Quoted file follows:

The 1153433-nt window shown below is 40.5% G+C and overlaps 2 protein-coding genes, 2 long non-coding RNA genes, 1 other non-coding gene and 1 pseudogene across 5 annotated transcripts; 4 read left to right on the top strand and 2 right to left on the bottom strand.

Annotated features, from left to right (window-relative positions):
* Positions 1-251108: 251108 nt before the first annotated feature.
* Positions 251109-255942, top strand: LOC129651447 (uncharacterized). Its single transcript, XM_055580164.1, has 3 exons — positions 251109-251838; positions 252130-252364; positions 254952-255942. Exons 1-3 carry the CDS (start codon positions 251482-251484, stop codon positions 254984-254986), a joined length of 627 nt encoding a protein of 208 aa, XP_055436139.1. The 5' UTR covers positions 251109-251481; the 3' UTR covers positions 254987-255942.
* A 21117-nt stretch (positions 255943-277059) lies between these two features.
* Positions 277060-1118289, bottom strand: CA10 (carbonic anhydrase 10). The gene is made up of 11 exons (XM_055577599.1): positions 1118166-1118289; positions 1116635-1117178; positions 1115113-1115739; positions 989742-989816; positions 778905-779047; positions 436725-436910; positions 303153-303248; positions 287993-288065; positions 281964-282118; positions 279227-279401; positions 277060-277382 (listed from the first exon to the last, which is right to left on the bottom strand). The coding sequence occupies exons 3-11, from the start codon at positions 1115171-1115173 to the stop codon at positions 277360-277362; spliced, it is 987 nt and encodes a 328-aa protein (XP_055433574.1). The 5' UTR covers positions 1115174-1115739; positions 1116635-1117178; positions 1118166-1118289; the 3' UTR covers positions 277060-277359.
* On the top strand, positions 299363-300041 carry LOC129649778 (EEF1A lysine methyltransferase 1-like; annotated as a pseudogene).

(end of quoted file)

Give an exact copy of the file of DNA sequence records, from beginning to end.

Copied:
The 1153433-nt window shown below is 40.5% G+C and overlaps 2 protein-coding genes, 2 long non-coding RNA genes, 1 other non-coding gene and 1 pseudogene across 5 annotated transcripts; 4 read left to right on the top strand and 2 right to left on the bottom strand.

Annotated features, from left to right (window-relative positions):
* Positions 1-251108: 251108 nt before the first annotated feature.
* Positions 251109-255942, top strand: LOC129651447 (uncharacterized). Its single transcript, XM_055580164.1, has 3 exons — positions 251109-251838; positions 252130-252364; positions 254952-255942. Exons 1-3 carry the CDS (start codon positions 251482-251484, stop codon positions 254984-254986), a joined length of 627 nt encoding a protein of 208 aa, XP_055436139.1. The 5' UTR covers positions 251109-251481; the 3' UTR covers positions 254987-255942.
* A 21117-nt stretch (positions 255943-277059) lies between these two features.
* Positions 277060-1118289, bottom strand: CA10 (carbonic anhydrase 10). The gene is made up of 11 exons (XM_055577599.1): positions 1118166-1118289; positions 1116635-1117178; positions 1115113-1115739; positions 989742-989816; positions 778905-779047; positions 436725-436910; positions 303153-303248; positions 287993-288065; positions 281964-282118; positions 279227-279401; positions 277060-277382 (listed from the first exon to the last, which is right to left on the bottom strand). The coding sequence occupies exons 3-11, from the start codon at positions 1115171-1115173 to the stop codon at positions 277360-277362; spliced, it is 987 nt and encodes a 328-aa protein (XP_055433574.1). The 5' UTR covers positions 1115174-1115739; positions 1116635-1117178; positions 1118166-1118289; the 3' UTR covers positions 277060-277359.
* On the top strand, positions 299363-300041 carry LOC129649778 (EEF1A lysine methyltransferase 1-like; annotated as a pseudogene).